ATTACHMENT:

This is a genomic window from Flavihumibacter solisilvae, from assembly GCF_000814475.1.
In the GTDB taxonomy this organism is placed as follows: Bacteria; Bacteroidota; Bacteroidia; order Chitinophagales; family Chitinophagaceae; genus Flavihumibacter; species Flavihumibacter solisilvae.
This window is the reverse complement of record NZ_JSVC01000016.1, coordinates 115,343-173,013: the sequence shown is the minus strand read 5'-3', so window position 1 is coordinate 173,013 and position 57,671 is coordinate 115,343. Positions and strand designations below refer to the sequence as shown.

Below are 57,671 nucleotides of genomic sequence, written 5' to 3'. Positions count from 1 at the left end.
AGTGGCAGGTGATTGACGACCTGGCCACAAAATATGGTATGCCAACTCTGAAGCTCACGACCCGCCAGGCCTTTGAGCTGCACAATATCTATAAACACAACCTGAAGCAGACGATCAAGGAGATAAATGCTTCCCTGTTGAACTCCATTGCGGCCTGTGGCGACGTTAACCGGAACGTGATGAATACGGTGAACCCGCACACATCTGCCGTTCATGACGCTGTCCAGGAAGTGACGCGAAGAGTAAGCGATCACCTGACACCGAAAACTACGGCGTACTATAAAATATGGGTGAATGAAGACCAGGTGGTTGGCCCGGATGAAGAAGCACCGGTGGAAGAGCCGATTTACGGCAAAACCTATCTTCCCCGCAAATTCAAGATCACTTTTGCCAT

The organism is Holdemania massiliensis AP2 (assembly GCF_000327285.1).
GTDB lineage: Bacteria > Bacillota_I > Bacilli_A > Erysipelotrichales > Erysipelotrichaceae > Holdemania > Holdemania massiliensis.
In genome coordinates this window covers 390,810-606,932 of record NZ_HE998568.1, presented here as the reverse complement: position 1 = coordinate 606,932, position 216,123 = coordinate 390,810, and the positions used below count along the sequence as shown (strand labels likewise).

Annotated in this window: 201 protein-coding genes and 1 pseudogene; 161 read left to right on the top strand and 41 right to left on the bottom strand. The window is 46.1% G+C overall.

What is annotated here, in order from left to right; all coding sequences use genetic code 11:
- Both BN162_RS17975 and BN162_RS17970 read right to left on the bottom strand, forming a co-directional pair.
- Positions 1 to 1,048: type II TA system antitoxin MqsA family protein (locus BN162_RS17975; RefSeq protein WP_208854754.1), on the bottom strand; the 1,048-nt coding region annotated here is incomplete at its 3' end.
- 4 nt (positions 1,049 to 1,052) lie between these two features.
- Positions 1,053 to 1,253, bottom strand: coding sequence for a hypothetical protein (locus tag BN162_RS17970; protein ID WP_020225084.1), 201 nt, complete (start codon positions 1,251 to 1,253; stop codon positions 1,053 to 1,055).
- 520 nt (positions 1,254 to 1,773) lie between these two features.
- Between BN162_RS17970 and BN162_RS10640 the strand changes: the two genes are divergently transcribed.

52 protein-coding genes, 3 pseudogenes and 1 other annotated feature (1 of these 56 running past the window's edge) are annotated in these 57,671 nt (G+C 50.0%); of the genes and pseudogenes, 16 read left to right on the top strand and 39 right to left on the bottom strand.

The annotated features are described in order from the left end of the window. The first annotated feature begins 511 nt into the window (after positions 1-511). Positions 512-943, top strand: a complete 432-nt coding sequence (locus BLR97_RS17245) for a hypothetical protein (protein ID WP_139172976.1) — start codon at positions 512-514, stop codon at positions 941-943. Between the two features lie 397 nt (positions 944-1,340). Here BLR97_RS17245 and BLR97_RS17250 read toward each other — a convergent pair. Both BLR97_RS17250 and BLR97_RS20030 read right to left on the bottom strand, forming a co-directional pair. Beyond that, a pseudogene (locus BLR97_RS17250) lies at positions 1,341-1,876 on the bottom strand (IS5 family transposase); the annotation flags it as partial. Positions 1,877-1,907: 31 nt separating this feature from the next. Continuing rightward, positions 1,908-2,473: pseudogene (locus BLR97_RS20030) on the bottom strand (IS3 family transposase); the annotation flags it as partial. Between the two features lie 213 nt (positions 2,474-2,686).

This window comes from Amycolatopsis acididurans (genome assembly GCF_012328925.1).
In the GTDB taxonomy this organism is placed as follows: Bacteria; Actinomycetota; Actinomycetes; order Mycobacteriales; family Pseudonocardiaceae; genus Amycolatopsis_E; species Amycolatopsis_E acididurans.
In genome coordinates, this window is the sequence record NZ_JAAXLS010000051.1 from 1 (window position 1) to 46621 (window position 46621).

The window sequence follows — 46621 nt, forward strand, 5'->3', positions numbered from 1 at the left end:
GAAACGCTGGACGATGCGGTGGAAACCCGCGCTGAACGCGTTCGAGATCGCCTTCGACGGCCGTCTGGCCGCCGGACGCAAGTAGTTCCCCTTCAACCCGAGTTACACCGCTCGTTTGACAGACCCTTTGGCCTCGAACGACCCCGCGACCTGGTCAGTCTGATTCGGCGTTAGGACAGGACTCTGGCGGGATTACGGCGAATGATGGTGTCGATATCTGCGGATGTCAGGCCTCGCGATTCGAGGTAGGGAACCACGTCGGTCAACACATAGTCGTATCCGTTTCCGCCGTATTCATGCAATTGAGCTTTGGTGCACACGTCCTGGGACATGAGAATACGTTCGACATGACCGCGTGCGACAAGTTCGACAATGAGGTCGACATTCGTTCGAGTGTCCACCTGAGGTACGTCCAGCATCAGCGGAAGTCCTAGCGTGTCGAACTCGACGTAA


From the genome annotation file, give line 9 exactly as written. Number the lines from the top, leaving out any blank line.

Annotated in this window: 201 protein-coding genes and 1 pseudogene; 161 read left to right on the top strand and 41 right to left on the bottom strand. The window is 46.1% G+C overall.